In the good old days, TV represented one thing – a device that provided you with a certain TV-program at a specific time of the day. That is why during the World Cup final or a “spicy” TV episode you had to leave work earlier, skip an important meeting, or tell your grandma that you can’t come for dinner so that you could rush home and watch your favorite show.
Those days of traditional TV are far from being over, but there have been some drastic changes over the last years, in content, in viewers’ approach and advertising on TV.
Types of television: Advanced TV and Linear TV
Today we have so many choices that it is hard not to get overwhelmed. To simplify things there are two main TV categories: linear TV and advanced TV. To make some sense out of it, we would need to break down what is what.
Linear TV is a real-time TV service that broadcasts through satellite or cable shows/programs at a scheduled time. Its target audience is getting older, and these are usually people who are comfortable with a more familiar experience.
On the contrary, Advanced TV is a way to watch preferred content with the use of non-linear (cable) TV delivery models, usually through the internet or digital complements. This is a kind of TV where you dictate your preferences rather than having to adjust. Another question is which age group prefers this type of television. The answer is predominantly young and active people (e.g., college students) who are very impatient (unwilling to wait).
There is a myriad of terms related to advanced TV service, and we can single out those in focus of advertising industry:
OTT/Connected TV – where CTV refers to means of watching television by connecting to the internet via specific device, and OTT refers to such content. In short, they both mean that this kind of connection provides viewers with a greater choice of content than it is available through cable (linear) television.
Connected TV is generally regarded as something that allows the content to go on the Big Screen, OTT content may be watched on any device, such as a smartphone or a desktop for example.
Addressable TV usually refers straight to the ad experience. When we consider this model, ads can be tailored specifically to the interests of a certain user/household. AI algorithms collect data. It means that various ads can be shown to different people watching the same program. Addressable television implies broadcasting ads at the level of a household, through cable, satellite, and set-top box systems.
Now there is also an Addressable VOD (Video On Demand) that provides targeted advertising to subscribers of this system of individual TV programs delivery, that is a kind of the next level of linear television (VOD allows viewers not only to access preferable content whenever they want but also to pause or forward/rewind).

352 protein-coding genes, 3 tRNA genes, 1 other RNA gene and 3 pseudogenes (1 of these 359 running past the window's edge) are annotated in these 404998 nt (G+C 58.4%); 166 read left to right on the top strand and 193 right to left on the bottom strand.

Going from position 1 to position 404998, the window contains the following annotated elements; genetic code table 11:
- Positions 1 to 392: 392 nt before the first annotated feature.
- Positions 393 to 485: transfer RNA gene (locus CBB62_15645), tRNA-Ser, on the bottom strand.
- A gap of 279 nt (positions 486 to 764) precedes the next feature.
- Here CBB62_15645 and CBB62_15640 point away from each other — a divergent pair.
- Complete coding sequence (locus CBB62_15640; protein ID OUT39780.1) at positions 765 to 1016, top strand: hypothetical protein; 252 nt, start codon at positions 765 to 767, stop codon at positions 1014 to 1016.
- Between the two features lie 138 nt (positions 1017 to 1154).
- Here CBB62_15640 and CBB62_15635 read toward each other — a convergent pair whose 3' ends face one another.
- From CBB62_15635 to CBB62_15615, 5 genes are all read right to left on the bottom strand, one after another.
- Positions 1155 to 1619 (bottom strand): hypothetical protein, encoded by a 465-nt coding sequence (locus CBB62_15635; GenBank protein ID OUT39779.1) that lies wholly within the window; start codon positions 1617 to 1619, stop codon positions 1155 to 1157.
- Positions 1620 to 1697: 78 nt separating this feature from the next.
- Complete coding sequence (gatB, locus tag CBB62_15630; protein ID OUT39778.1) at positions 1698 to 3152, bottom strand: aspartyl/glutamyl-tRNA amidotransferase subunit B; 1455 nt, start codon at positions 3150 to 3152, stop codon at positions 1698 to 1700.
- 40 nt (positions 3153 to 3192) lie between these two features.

The benefits of Advanced TV advertising
For a very long time, linear TV has been an undeniable leader when it came to marketing/advertising budgets. But today, when all media is getting digitized, TV budgets are shifting to advanced TV as well. The western world witnesses more and more of so-called cord-cutters, people who have decided to abandon paid cable or satellite television. According to the eMarketer forecasts, by 2023, the number of pay-TV users will drop to 72,7 million from 86,5 million in 2019. The main reason: connected TV provides a greater variety at a better price.
Here are some obvious advantages of advertising on advanced TV:
- possibility to watch content out of home (as Uscreen states, the OTT market was worth $121.61 billion in 2019 and will grow to $1.039 trillion by 2027);
- targeting specific people/households, and thus resulting in higher relevance and ROI;
- constant audience growth;
- variety of ad formats: from interstitial and native to video banners;
- interaction with users (sending them to the company’s site/asking questions);
- easy tracking and real-time analytics;
- transparency and brand safety;
- cross-device connectivity.
The current state of the Advanced TV ad environment
The one-size-fits-all model is a thing of the past. Advertising these days is so adjustable, it is almost liquid. Depending on one’s goals today, it is both easier and seemingly harder to advertise on TV than before. Easier because there are so many instruments, and seemingly harder because there are so many content providers, brands, and competitors.
Speaking of CTV devices that provide access to world’s top streaming services and live channels, according to CNET, in Q3 of 2019 the share of time spent watching OTT content was split between the following market players: Roku – 44%, Amazon Fire TV – 20%, Apple TV and XBOX – both 9%.
Ad tech never sleeps, and to make the harder bit easier, there are platforms that turn TV channels into personalized ad spaces. Take for example, a marketing platform that will place your ads in front of millions of Roku viewers based on demographics, interests, location, device, and so helping to beat the competition and requiring payment for an acquired audience only.
The key takeaways
Despite linear TV still being a great source for advertising, as the world is getting digitized, advertising on Advanced TV is gaining momentum. Its ability to target an audience based on various categories of interests and socio-demographic characteristics gives it obvious advantages: both in terms of getting the message across and saving money while targeting only the correct audience. Add real-time analytics and an opportunity to connect with your viewers across various devices – and you might just get the perfect recipe for a 2020 and on advertising tool.